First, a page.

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Former Ferrum star Billy Wagner, once one of the best relief pitchers in the majors, is now coaching in Charlottesville.
JOEL HAWKSLEY | The Roanoke Times
Miller School coach Billy Wagner talks to his team during a game at North Cross School in Roanoke County on Tuesday.
JOEL HAWKSLEY | The Roanoke Times
Miller School coach Billy Wagner, who was once one of the top relief pitchers in the major leagues, is pictured at North Cross School in Roanoke County on Tuesday.
Friday, April 19, 2013
Billy Wagner painted the strike zone for 16 seasons as one of the best relief pitchers in major league baseball.
But who painted the one that got it all started?
Wagner, who recorded 422 career saves for five major league teams, grew up in Marion.
He had a bumpy home life before finding a haven in 1986 at age 15 with his aunt, uncle and cousin, Jeff Lamie, in the small Southwest Virginia community of Tannersville just across the Tazewell County line.
An antsy kid, Wagner made a habit of burning his youthful energy by hurling baseballs against the concrete wall of a building on the Lamies' property.
Strangely, the building seemed to be about the same distance from the edge of a nearby road as a pitcher's mound would sit from home plate on a baseball field. Wagner paced off the distance.
One day, Wagner noticed something even more inviting.
"I was just throwing one day and it looked like someone had taken some mortar and etched out a strike zone," Wagner said. "That's where I spent hours throwing."
So who was the providential painter who helped create the strikeout artist known as Billy the Kid, the man who fanned 19 of 21 batters in a high school game, who set an NCAA Division III record at Ferrum College and who ended his career with more strikeouts than any left-handed relief pitcher in MLB history?
Who painted that strike zone on that wall?
"I don't know," Wagner said earlier this week. "I have no idea.
"When I moved out, my uncle tore the house down and the cellar with it. They put up a double-wide and that's the only thing sitting out there now."
* * *
Wagner's MLB career is gone too, but he is not finished with baseball.
Now 41, Wagner is in his first year as the head coach at Miller School, a Charlottesville private school near the 200-acre spread he has occupied in Albemarle County since 2000.
Wagner is married to the former Sarah Quesenberry of Pulaski County, and the couple has four children, including eighth-grader William, a promising second baseman on the Miller varsity.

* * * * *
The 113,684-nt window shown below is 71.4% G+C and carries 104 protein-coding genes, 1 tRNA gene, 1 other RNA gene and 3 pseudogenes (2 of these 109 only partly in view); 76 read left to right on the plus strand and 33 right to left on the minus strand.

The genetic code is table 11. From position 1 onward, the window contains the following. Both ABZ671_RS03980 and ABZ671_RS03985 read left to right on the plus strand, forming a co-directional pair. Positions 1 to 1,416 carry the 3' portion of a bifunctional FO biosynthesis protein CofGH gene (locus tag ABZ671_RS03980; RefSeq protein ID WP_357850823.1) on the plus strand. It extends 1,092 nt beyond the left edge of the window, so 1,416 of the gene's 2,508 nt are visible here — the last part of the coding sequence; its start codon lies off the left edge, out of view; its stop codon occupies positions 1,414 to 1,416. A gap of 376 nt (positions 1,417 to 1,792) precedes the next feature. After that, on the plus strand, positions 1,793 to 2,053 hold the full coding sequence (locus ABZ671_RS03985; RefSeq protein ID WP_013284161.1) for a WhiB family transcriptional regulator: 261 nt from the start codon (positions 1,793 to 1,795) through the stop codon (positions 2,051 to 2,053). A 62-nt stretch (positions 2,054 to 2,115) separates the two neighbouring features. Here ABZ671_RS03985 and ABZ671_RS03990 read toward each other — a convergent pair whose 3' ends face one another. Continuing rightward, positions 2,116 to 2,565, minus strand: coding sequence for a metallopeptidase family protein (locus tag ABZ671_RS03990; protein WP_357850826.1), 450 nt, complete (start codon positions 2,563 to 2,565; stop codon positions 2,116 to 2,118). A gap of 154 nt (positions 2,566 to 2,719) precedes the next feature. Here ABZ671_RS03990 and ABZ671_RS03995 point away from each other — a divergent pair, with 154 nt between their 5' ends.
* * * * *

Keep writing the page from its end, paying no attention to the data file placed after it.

Wagner, who also coaches two youth travel teams, was in Roanoke County on Tuesday when the Mavericks defeated North Cross 15-5. Flashing signals from the third-base box, the seven-time Major League All-Star appeared very content to be on a high school field.
"I love the kids," he said. "The kids are what makes coaching fun, giving them experience, talking them through situations like my high school coach did and teaching a life lesson along the way.
"I spend more time on the baseball field than I ever have. I probably enjoy it more than I ever have."
Even though Miller's record is 5-6, his players are having a blast.
"Everyone was excited," senior catcher Kody Rose said. "Most people don't really get a chance to have an MLB all-star come in and teach them.
"It's definitely a big change as far as practice. Everything's much longer. It's more thorough. It's really cool to have a big-league influence."
Miller was coached in 2012 by Sam Beale, a former pitching coach at the University of Virginia. Wagner was the Mavericks' JV coach last season and planned to be a varsity assistant this year, he said, before Beale stepped down for health-related reasons.
Wagner has no other duties at the school and said his coaching deal with Miller is open-ended. He has no plans to return to the majors as a coach.
"I can't deal with that whole ego thing," he said. "I have no desire to do anything else."
Wagner harbored no dreams of playing in the big leagues when he was a buck-wild 5-foot-5, 130-pound pitcher at Tazewell High School.
"I was 5-foot-nothin', a hundred-and-nothin'," Wagner said. "I just went out and played."
Wagner was a scrub on the 1986 Tazewell football team that won the Group AA championship, defeating Radford in the Region IV championship game before knocking off a Martinsville team led by Shawn Moore and a Nottoway team led by future Dallas Cowboys linebacker Robert Jones.